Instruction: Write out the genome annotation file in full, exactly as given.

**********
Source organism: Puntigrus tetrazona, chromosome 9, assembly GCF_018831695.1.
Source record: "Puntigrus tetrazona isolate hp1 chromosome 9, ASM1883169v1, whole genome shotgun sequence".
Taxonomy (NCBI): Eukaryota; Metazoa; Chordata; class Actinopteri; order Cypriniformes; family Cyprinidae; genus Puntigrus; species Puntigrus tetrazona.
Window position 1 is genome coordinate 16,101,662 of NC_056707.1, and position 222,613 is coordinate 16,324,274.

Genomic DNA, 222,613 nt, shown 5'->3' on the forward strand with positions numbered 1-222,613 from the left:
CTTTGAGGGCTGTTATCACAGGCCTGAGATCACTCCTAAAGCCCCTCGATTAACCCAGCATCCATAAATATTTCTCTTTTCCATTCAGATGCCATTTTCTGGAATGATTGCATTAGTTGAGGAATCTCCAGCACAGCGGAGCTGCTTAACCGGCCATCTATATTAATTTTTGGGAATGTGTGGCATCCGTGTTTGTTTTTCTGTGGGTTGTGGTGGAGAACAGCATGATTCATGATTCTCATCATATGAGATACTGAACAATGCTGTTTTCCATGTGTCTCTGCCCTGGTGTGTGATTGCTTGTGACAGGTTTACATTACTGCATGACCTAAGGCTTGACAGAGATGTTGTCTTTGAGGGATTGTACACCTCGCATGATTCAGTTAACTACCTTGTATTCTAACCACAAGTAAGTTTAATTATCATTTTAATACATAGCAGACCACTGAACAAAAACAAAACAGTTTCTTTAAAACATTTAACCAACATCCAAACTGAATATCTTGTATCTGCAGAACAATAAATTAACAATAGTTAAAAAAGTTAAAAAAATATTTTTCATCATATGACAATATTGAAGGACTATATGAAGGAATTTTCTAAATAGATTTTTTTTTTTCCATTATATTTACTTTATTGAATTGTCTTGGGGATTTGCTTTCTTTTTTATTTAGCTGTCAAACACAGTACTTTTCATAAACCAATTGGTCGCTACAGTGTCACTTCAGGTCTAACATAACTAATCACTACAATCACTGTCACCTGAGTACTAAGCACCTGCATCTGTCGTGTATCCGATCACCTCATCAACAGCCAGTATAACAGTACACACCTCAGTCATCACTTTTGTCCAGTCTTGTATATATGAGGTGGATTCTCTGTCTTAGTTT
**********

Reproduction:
Source organism: Puntigrus tetrazona, chromosome 9, assembly GCF_018831695.1.
Source record: "Puntigrus tetrazona isolate hp1 chromosome 9, ASM1883169v1, whole genome shotgun sequence".
Taxonomy (NCBI): Eukaryota; Metazoa; Chordata; class Actinopteri; order Cypriniformes; family Cyprinidae; genus Puntigrus; species Puntigrus tetrazona.
Window position 1 is genome coordinate 16,101,662 of NC_056707.1, and position 222,613 is coordinate 16,324,274.

Genomic DNA, 222,613 nt, shown 5'->3' on the forward strand with positions numbered 1-222,613 from the left:
CTTTGAGGGCTGTTATCACAGGCCTGAGATCACTCCTAAAGCCCCTCGATTAACCCAGCATCCATAAATATTTCTCTTTTCCATTCAGATGCCATTTTCTGGAATGATTGCATTAGTTGAGGAATCTCCAGCACAGCGGAGCTGCTTAACCGGCCATCTATATTAATTTTTGGGAATGTGTGGCATCCGTGTTTGTTTTTCTGTGGGTTGTGGTGGAGAACAGCATGATTCATGATTCTCATCATATGAGATACTGAACAATGCTGTTTTCCATGTGTCTCTGCCCTGGTGTGTGATTGCTTGTGACAGGTTTACATTACTGCATGACCTAAGGCTTGACAGAGATGTTGTCTTTGAGGGATTGTACACCTCGCATGATTCAGTTAACTACCTTGTATTCTAACCACAAGTAAGTTTAATTATCATTTTAATACATAGCAGACCACTGAACAAAAACAAAACAGTTTCTTTAAAACATTTAACCAACATCCAAACTGAATATCTTGTATCTGCAGAACAATAAATTAACAATAGTTAAAAAAGTTAAAAAAATATTTTTCATCATATGACAATATTGAAGGACTATATGAAGGAATTTTCTAAATAGATTTTTTTTTTTCCATTATATTTACTTTATTGAATTGTCTTGGGGATTTGCTTTCTTTTTTATTTAGCTGTCAAACACAGTACTTTTCATAAACCAATTGGTCGCTACAGTGTCACTTCAGGTCTAACATAACTAATCACTACAATCACTGTCACCTGAGTACTAAGCACCTGCATCTGTCGTGTATCCGATCACCTCATCAACAGCCAGTATAACAGTACACACCTCAGTCATCACTTTTGTCCAGTCTTGTATATATGAGGTGGATTCTCTGTCTTAGTTT